Wednesday, March 10, 2010

Horse Nutrition – Determining the Horses Energy Needs

I have, and I suggest other horse owners buy, two primary Horse Nutritional References: “Equine Clinical Nutrition, Feeding and Care”, by Lon Lewis and “Feed to Win II”, by the Research Staff of Equine Research, Inc.

Both books provide great information in not only understanding equine nutrition but all other problems relating to feeds and digestion such as parasites, disease, colic, etc.

Jenny from upstate New York e-mailed me with the comment that a previous post and video from me stated an average horse needs about 20 lbs of hay a day. She contends that she provides her horse much less a day in straight alfalfa. Jenny estimates that she feeds about 13 lbs of hay a day to her gelding, “Roberto”.

I’m not going to argue with Jenny,…..don’t like to argue in the first place, and in the second place, she is with her horse, I’m not. But how old her horse is, what condition he is in, how much energy he expends, and how much he weighs are all among the biggest factors that go into how much that particular horse needs.

So in this post I am going to simplify and outline what Lon Lewis has written about horse energy needs.

The average horse, say 1,100 lbs, for maintenance – meaning not losing nor gaining weight, needs a daily Digestible Energy (DE) level measured in Mega-Calories (Mcals) of 16.4 Mcals. Where larger Draft type horses have a higher DE requirement, from 19 to 24 Mcals.

When performing additional work, the Horse needs additional energy (DE):

Working Horses in a light capacity: DE = Maintenance level DE x 1.25

Moderately working horses: DE = Maintenance level DE x 1.5

Intensely working horses: DE = Maintenance level DE x 2.0

With Alfalfa averaging 1.10 Mcal per pound, an 1,100 lb horse would need 14.9 lbs of Alfalfa each day for his Maintenance DE requirements. Take 16.4 daily DE for maintenance and divide by 1.10 Mcals per lbs of Alfalfa.

Feeding only that same horse Bermuda Grass at 0.80 Mcal per pound, an 1,100 lb horse would need 20.5 lbs of grass each day for his Maintenance DE requirements. Take 16.4 daily DE for maintenance and divide by 0.80 Mcals per lb of Bermuda Grass.

Riding your horse at a consistent jog (trot) for 3 hours could raise his DE requirements by 6 to 10 Mcals depending upon how much weight he carried, how good of shape he is in and how fast your jog (trot) is. Caution should be used when feeding extra rations to make up for expended energy. You don’t have to give him extra feed all at one time, or even in one day.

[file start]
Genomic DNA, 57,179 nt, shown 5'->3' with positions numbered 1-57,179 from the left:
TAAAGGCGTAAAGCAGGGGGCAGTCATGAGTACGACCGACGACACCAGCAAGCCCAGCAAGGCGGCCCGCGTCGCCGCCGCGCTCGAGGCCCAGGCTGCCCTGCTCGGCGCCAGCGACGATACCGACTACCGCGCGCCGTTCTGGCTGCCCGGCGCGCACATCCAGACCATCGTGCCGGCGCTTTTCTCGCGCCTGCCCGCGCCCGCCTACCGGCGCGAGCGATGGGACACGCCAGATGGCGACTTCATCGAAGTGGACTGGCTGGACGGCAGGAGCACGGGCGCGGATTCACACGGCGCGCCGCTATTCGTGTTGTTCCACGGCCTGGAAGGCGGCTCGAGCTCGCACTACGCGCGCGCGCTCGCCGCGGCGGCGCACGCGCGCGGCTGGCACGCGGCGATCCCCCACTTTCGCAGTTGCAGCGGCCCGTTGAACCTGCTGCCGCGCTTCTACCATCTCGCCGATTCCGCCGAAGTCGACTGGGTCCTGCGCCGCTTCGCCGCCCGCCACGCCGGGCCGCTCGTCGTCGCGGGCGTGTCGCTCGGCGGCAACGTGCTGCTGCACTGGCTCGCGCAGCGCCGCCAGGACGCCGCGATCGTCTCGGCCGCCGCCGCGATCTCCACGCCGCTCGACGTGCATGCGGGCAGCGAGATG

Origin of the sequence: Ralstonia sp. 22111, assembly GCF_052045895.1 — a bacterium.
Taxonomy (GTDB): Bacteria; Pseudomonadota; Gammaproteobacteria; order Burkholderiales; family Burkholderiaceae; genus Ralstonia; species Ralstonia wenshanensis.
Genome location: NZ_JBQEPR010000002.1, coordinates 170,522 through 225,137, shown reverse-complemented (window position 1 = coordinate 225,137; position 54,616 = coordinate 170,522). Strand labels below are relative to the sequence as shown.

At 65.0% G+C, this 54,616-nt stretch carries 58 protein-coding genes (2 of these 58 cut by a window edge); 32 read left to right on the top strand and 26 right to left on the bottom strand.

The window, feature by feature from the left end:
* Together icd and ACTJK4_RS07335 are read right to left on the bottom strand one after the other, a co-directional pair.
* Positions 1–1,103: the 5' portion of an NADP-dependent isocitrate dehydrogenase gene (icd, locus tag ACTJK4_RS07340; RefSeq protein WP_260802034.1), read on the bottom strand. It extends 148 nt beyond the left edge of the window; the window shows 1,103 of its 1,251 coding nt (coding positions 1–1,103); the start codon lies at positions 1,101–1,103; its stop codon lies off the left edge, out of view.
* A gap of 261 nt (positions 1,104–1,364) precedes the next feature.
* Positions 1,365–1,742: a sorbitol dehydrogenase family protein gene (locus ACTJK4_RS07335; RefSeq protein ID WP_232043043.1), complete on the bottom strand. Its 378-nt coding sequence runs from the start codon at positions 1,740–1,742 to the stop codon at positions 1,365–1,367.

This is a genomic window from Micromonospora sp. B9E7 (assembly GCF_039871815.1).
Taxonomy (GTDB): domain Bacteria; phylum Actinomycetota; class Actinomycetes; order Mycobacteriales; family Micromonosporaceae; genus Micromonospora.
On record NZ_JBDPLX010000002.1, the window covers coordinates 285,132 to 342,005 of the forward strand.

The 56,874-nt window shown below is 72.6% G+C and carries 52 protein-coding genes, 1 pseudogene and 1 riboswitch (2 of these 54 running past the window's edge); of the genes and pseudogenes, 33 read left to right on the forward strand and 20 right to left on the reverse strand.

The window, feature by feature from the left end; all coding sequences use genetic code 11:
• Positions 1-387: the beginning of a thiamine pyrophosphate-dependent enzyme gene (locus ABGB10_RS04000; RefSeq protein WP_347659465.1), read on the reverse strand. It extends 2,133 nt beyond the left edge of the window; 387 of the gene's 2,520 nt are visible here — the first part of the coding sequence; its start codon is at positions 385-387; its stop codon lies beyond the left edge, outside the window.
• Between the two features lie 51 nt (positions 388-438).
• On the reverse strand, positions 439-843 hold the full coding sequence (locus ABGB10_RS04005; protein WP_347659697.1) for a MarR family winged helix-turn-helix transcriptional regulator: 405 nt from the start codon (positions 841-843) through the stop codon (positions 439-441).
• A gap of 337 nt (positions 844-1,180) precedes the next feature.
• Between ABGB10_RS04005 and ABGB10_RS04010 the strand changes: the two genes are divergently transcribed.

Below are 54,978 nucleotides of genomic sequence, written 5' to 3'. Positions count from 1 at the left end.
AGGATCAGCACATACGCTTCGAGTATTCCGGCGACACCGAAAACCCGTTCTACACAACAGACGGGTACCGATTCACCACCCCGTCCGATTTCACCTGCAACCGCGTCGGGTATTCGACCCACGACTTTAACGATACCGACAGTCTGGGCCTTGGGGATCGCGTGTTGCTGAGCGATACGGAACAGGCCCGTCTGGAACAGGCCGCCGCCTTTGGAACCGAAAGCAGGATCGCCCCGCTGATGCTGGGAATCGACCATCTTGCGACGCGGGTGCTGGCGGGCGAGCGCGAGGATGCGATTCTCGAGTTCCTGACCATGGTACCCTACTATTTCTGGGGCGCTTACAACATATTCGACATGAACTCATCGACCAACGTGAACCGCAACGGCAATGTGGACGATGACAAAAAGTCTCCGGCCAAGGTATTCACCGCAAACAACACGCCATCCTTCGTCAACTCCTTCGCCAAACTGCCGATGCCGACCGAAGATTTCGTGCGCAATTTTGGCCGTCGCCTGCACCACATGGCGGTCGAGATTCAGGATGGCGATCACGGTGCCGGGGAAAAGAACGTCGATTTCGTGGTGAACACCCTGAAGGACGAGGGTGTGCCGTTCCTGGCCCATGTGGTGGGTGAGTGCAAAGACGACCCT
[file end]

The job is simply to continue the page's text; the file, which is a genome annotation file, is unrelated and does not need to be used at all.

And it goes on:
Keeping in mind some basic Horse Nutrition concepts such as providing a Horse no less than half, and preferably more, of his DE in forage (hay and grasses), and that a Horse cannot digest more than 5 lbs of grain at one time. Five pounds is a heavy amount of grain or pelleted feed. I have seen nothing but problems in horses consuming near to his maximum amount of grain/pelleted feeds. My horses get no more than 1.0 to 1.5 lbs of pelleted feed twice a day.

The Horse Owner can use the following Mcal content per one pound of feed item:

Vegetable Oil 4.08 Mcal per pound
Carrots 1.70 Mcal per pound
Wheat bran 1.50 Mcal per pound
Oats 1.40 M cal per pound
Fax Meal 1.40 Mcal per pound
Apples 1.30 Mcal per pound
Beet Pulp 1.20 Mcal per pound
Alfalfa Hay 1.10 Mcal per pound
Bermuda Grass Hay 0.88 Mcal per pound
Peanut Grass Hay 0.85 Mcal per pound

Jenny, I speculate that your horse is lighter than 1,100 lbs. If you could e-mail me some pictures of your horse and measure his height (from ground to top of withers) we may be able to figure out a rough figure for his weight. You can also buy measuring tapes that go around his barrel like a cinch that would help you measure his weight.

The bottom line, Jenny, is that each horse is different. The educated Horse Owner should not only understand what “book experts” are writing about horse feeds and nutrition, but use their common sense and eye balls on the horse’s body condition and performance to make an informed decision on what to feed and how much.

I would not worry about if you are feeding your horse too little. If his body condition is good and his behavior and performance are fine then you are probably on track. I like the fact that you are feeding “natural” forage. I choose to feed approximately half alfalfa and half grass for forage as I think the alfalfa balances out the grass and minimizes chances of a too high of protein diet.

1 comment:

  1. I'm moving my horse from Arizona to Tennessee. Do you have any suggestions on what I should be planning for?